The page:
Salmonellosis is frequently associated with eating undercooked eggs and poultry. Undercooked eggs are a particularly common source of SE infections. During 1988-1992, among foodborne disease outbreaks of salmonellosis reported to CDC in which a single food item was implicated, consumption of turkey and eggs accounted for 4% and 14% of cases, respectively. In addition, eggs or foods containing eggs as a principal ingredient caused 64% of the SE outbreaks (2).

Factors probably associated with the outbreak described in this report included inadequate thawing, use of raw eggs in the stuffing, and undercooking; in addition, the browned color of the turkey may have caused the cook to believe that the turkey and stuffing were thoroughly cooked. Although the original source of the Salmonella is unknown, the raw eggs used in the stuffing probably contained SE, and these eggs probably were incompletely cooked; undercooking may occur more commonly in turkeys that contain stuffing (J. Carpenter, Ph.D., University of Georgia, personal communication, 1996).

Each year, an estimated 45 million turkeys are eaten in the United States at Thanksgiving (J. DeYoung, National Turkey Federation, personnel communication, 1996). Salmonella infection may result from eating improperly cooked turkey and stuffing (3,4). This risk for infection can be reduced by cooking stuffing outside the turkey. Guidelines prepared by the U.S. Department of Agriculture (USDA) for persons who choose to cook stuffing inside the turkey recommend preparing the stuffing immediately before it is placed inside the turkey, stuffing the turkey loosely, inserting a meat thermometer into the center of the stuffing, and ensuring that the thermometer attains a temperature of at least 165 F (74 C). Additional recommendations for safely preparing and cooking a turkey include thawing the turkey completely before cooking, cooking in an oven set no lower than 325 F (163 C), and using a meat thermometer to ensure that the innermost part of the thigh attains a temperature of 180 F (82 C). Although the set temperature and cooking time can be used as guides to determine whether food is completely cooked, inaccuracies in the actual temperature and incomplete thawing before cooking can lead to undercooking. Use of a meat thermometer provides a more accurate determination of thorough cooking. Further advice on cooking turkeys and stuffing is available from USDA's Meat and Poultry Hotline, telephone (800) 535-4555.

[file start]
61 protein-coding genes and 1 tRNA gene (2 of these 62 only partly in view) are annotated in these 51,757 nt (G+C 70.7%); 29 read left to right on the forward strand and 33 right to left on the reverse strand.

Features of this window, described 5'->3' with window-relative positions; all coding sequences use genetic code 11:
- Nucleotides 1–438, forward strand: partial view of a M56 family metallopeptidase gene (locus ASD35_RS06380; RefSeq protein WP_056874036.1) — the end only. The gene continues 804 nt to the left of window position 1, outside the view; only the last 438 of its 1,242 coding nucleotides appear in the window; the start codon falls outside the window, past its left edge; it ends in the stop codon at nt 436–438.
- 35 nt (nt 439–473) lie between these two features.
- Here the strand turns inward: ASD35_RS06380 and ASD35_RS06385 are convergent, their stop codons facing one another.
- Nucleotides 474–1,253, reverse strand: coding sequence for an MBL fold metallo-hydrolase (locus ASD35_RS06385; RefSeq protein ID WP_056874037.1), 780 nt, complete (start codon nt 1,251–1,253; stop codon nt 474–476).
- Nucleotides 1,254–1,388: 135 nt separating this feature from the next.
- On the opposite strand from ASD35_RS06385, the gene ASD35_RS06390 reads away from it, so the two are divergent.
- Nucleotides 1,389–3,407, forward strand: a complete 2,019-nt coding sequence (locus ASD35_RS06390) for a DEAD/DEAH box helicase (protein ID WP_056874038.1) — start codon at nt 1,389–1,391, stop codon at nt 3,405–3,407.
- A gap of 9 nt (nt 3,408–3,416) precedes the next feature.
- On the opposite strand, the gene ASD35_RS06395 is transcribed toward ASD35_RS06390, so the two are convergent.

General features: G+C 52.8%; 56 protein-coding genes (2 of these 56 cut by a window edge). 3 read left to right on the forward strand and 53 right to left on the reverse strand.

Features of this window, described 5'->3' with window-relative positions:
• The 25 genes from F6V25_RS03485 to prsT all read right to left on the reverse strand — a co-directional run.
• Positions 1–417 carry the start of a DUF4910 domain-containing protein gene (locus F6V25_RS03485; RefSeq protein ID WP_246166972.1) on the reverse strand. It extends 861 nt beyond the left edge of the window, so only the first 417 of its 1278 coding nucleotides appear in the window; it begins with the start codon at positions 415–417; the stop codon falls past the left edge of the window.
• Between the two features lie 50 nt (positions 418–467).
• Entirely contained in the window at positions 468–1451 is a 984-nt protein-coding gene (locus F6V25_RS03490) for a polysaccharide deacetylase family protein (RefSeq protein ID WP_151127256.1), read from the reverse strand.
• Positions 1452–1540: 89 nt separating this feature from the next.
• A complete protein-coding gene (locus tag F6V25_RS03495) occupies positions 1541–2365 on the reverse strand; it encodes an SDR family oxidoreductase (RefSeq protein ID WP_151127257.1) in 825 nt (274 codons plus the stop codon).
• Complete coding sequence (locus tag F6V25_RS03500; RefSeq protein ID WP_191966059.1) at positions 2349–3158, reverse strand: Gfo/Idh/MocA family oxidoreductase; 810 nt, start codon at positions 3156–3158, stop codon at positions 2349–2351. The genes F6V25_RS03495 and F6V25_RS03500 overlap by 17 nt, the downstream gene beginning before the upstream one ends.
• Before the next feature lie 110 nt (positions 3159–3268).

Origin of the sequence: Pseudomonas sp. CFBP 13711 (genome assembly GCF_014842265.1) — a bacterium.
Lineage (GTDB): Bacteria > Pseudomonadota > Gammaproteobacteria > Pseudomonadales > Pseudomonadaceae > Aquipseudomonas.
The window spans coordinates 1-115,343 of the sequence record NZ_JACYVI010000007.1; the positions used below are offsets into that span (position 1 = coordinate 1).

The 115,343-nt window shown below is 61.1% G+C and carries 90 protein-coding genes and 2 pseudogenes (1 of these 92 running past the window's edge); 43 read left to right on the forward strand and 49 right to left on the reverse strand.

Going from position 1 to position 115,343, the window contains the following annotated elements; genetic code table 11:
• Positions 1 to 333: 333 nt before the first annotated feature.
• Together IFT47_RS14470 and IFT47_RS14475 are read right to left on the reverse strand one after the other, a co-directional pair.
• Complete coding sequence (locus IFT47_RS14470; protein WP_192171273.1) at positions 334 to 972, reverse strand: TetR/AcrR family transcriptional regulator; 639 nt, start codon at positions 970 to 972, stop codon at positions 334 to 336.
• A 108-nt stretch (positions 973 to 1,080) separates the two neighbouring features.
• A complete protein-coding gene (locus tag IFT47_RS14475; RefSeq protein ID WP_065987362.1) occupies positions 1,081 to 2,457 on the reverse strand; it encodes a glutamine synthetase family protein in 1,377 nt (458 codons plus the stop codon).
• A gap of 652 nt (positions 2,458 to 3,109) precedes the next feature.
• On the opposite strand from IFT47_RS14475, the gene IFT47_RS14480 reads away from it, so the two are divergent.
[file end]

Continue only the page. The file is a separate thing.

1. Cohen ML, Tauxe RV. Drug-resistant Salmonella in the United States: an epidemiologic perspective. Science 1986;234:964-9.

  2. Bean NH, Goulding JS, Loa C, Angulo FJ. Surveillance for foodborne-disease outbreaks -- United States, 1988-1992. In: CDC surveillance summaries (October). MMWR 1996;45(no. SS-5).

  3. CDC. Foodborne nosocomial outbreak of Salmonella reading -- Connecticut. MMWR 1991;40: 804-6.

  4. CDC. Restaurant outbreak of salmonellosis due to undercooked turkey -- Washington. MMWR 1978;27:514,519.